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PostPosted: Thu, 17 May 2012 23:49:55 UTC 
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I met a problem with calculating following integrals:
[0,pi] (x sinx)/(1+(cos x)^2)
[0,pi/2] [sqrt(sinx)]/[sqrt(sinx) + sqrt(cosx)]


if you could give me a tip with whitch I would be able to proceed with I'd be grateful.


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PostPosted: Fri, 18 May 2012 00:26:21 UTC 
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poniek wrote:
I met a problem with calculating following integrals:
[0,pi] (x sinx)/(1+(cos x)^2)
[0,pi/2] [sqrt(sinx)]/[sqrt(sinx) + sqrt(cosx)]


if you could give me a tip with whitch I would be able to proceed with I'd be grateful.


For the first one do a u-substitution. For the second I'd say the same, then multiply by the denominator's conjugate.

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PostPosted: Fri, 18 May 2012 06:25:35 UTC 
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thanks for the reply,
But have you done it? I've already tried with the substitution method but as there is also x witch must be changed into arc function it seems to doesn't work...


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PostPosted: Fri, 18 May 2012 06:43:06 UTC 
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Shadow wrote:
poniek wrote:
I met a problem with calculating following integrals:
[0,pi] (x sinx)/(1+(cos x)^2)
[0,pi/2] [sqrt(sinx)]/[sqrt(sinx) + sqrt(cosx)]


if you could give me a tip with whitch I would be able to proceed with I'd be grateful.


For the first one do a u-substitution. For the second I'd say the same, then multiply by the denominator's conjugate.


No, there is no need to rationalise the denominator in the second one if one notes the symmetry. For the first one, just use integration by parts and symmetry.

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\begin{aligned}
Spin(1)&=O(1)=\mathbb{Z}/2&\quad&\text{and}\\
Spin(2)&=U(1)=SO(2)&&\text{are obvious}\\
Spin(3)&=Sp(1)=SU(2)&&\text{by }q\mapsto(\mathop{\mathrm{Im}}\mathbb{H}\ni p\mapsto qp\bar{q})\\
Spin(4)&=Sp(1)\times Sp(1)&&\text{by }(q_1,q_2)\mapsto(\mathbb{H}\ni p\mapsto q_1p\bar{q_2})\\
Spin(5)&=Sp(2)&&\text{by }\mathbb{HP}^1\cong S^4_{round}\hookrightarrow\mathbb{R}^5\\
Spin(6)&=SU(4)&&\text{by the irrep }\Lambda_+\mathbb{C}^4
\end{aligned}


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PostPosted: Fri, 18 May 2012 07:07:22 UTC 
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outermeasure wrote:
Shadow wrote:
poniek wrote:
I met a problem with calculating following integrals:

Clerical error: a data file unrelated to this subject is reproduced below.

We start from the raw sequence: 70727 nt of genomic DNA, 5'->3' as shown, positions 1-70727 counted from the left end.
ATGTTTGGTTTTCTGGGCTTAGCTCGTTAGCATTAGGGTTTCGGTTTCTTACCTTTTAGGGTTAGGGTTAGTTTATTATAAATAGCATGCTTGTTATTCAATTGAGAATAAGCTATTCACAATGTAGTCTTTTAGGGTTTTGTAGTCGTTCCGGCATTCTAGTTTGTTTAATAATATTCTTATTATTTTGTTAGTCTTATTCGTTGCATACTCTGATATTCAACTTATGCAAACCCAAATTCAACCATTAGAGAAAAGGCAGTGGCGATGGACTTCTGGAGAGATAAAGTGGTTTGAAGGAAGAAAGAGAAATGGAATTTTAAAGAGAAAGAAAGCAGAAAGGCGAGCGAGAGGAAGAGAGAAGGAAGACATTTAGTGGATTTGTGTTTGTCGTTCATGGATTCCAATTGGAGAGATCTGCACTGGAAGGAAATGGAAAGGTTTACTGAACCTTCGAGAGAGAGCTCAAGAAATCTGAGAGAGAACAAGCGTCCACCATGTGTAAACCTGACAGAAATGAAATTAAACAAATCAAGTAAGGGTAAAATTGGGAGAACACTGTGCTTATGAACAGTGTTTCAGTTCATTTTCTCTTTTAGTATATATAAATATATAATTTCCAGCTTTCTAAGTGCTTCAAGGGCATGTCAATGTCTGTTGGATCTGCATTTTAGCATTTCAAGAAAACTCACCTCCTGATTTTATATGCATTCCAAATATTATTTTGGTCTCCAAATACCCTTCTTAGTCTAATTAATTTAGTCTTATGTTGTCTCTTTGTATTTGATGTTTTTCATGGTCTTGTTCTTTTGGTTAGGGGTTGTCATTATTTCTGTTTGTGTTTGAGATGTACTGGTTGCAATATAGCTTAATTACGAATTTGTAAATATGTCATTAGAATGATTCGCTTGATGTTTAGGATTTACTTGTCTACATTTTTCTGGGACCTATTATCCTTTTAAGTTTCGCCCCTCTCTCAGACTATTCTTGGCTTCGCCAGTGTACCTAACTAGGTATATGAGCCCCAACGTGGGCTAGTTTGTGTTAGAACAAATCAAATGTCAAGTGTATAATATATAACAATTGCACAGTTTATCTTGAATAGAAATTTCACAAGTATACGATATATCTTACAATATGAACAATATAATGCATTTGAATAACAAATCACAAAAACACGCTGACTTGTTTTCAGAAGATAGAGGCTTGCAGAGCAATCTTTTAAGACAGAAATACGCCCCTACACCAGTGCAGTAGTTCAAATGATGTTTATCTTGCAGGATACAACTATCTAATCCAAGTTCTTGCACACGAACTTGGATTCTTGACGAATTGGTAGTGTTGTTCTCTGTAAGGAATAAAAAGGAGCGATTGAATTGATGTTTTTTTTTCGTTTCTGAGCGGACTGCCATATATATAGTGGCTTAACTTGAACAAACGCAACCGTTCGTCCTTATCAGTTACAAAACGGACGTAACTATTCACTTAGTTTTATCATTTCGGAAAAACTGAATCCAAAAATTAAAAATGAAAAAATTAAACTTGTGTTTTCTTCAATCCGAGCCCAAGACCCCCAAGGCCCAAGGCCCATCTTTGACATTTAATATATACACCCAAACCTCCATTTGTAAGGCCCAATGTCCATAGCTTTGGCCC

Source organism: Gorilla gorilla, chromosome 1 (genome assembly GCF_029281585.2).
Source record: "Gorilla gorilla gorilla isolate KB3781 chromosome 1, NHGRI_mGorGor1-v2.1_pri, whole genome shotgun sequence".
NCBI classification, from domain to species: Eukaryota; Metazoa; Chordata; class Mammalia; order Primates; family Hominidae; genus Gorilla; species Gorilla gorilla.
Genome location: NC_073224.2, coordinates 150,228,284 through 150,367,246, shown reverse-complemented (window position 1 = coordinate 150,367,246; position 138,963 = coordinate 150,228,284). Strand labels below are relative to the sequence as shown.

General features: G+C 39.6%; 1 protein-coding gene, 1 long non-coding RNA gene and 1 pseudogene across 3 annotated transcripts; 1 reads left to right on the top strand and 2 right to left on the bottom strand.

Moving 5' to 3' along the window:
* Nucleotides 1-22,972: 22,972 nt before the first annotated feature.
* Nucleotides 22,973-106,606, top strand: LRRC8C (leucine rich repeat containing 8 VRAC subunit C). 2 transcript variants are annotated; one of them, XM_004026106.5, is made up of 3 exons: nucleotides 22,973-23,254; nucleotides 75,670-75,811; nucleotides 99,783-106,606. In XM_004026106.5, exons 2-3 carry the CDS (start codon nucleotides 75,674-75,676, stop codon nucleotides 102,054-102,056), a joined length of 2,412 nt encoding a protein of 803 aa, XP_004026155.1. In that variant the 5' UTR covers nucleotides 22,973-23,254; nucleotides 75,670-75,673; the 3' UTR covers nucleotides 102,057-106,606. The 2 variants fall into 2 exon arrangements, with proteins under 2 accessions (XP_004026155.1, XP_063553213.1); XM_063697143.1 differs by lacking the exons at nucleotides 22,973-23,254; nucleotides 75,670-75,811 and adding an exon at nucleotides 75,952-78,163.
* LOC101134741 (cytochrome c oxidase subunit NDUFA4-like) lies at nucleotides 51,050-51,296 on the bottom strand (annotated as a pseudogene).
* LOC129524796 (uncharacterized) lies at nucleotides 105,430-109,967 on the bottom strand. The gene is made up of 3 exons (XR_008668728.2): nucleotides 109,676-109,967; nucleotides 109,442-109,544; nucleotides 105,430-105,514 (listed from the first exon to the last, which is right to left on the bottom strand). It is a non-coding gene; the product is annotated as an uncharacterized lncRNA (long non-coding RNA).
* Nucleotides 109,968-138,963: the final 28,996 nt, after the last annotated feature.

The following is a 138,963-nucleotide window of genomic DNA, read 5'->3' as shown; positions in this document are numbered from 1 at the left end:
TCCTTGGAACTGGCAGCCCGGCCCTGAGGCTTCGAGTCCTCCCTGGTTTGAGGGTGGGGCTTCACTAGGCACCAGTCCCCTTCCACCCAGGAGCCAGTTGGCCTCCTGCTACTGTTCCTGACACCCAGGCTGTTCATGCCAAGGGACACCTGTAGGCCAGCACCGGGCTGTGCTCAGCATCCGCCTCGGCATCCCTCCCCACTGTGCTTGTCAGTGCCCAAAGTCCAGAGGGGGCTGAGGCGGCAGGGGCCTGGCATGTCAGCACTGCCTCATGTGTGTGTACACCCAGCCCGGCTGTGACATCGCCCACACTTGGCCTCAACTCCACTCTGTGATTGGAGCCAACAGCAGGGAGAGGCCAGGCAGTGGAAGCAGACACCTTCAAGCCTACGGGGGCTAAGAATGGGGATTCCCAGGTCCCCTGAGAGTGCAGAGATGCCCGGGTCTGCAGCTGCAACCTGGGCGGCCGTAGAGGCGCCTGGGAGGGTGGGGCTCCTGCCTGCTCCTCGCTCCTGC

[0,pi] (x sinx)/(1+(cos x)^2)
[0,pi/2] [sqrt(sinx)]/[sqrt(sinx) + sqrt(cosx)]


if you could give me a tip with whitch I would be able to proceed with I'd be grateful.


For the first one do a u-substitution. For the second I'd say the same, then multiply by the denominator's conjugate.


No, there is no need to rationalise the denominator in the second one if one notes the symmetry. For the first one, just use integration by parts and symmetry.


I suppose, I was just thinking for antiderivative's sake.

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PostPosted: Fri, 18 May 2012 07:11:12 UTC 
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Shadow wrote:
I suppose, I was just thinking for antiderivative's sake.


They are ugly. The first one is a polylog-type expression, and the second is an elliptic integral.

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\begin{aligned}
Spin(1)&=O(1)=\mathbb{Z}/2&\quad&\text{and}\\
Spin(2)&=U(1)=SO(2)&&\text{are obvious}\\
Spin(3)&=Sp(1)=SU(2)&&\text{by }q\mapsto(\mathop{\mathrm{Im}}\mathbb{H}\ni p\mapsto qp\bar{q})\\
Spin(4)&=Sp(1)\times Sp(1)&&\text{by }(q_1,q_2)\mapsto(\mathbb{H}\ni p\mapsto q_1p\bar{q_2})\\
Spin(5)&=Sp(2)&&\text{by }\mathbb{HP}^1\cong S^4_{round}\hookrightarrow\mathbb{R}^5\\
Spin(6)&=SU(4)&&\text{by the irrep }\Lambda_+\mathbb{C}^4
\end{aligned}


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PostPosted: Fri, 18 May 2012 08:51:51 UTC 
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outermeasure wrote:
Shadow wrote:
I suppose, I was just thinking for antiderivative's sake.


They are ugly. The first one is a polylog-type expression, and the second is an elliptic integral.


Ooh, blech.

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PostPosted: Sun, 20 May 2012 11:01:18 UTC 
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SYMMETRY!!!
thanks a million!


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PostPosted: Sun, 20 May 2012 15:10:26 UTC 
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For the firs case it works perfectly, but for the second one what substitution have you used? u=tan(x/2) ? - it complicates the integral and doesn't give a clear conclusion. It's also not so easy for u=sinx or u=sqrt(sinx) ....


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PostPosted: Sun, 20 May 2012 15:58:18 UTC 
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poniek wrote:
For the firs case it works perfectly, but for the second one what substitution have you used? u=tan(x/2) ? - it complicates the integral and doesn't give a clear conclusion. It's also not so easy for u=sinx or u=sqrt(sinx) ....


u=\frac{\pi}{2}-x.

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\begin{aligned}
Spin(1)&=O(1)=\mathbb{Z}/2&\quad&\text{and}\\
Spin(2)&=U(1)=SO(2)&&\text{are obvious}\\
Spin(3)&=Sp(1)=SU(2)&&\text{by }q\mapsto(\mathop{\mathrm{Im}}\mathbb{H}\ni p\mapsto qp\bar{q})\\
Spin(4)&=Sp(1)\times Sp(1)&&\text{by }(q_1,q_2)\mapsto(\mathbb{H}\ni p\mapsto q_1p\bar{q_2})\\
Spin(5)&=Sp(2)&&\text{by }\mathbb{HP}^1\cong S^4_{round}\hookrightarrow\mathbb{R}^5\\
Spin(6)&=SU(4)&&\text{by the irrep }\Lambda_+\mathbb{C}^4
\end{aligned}


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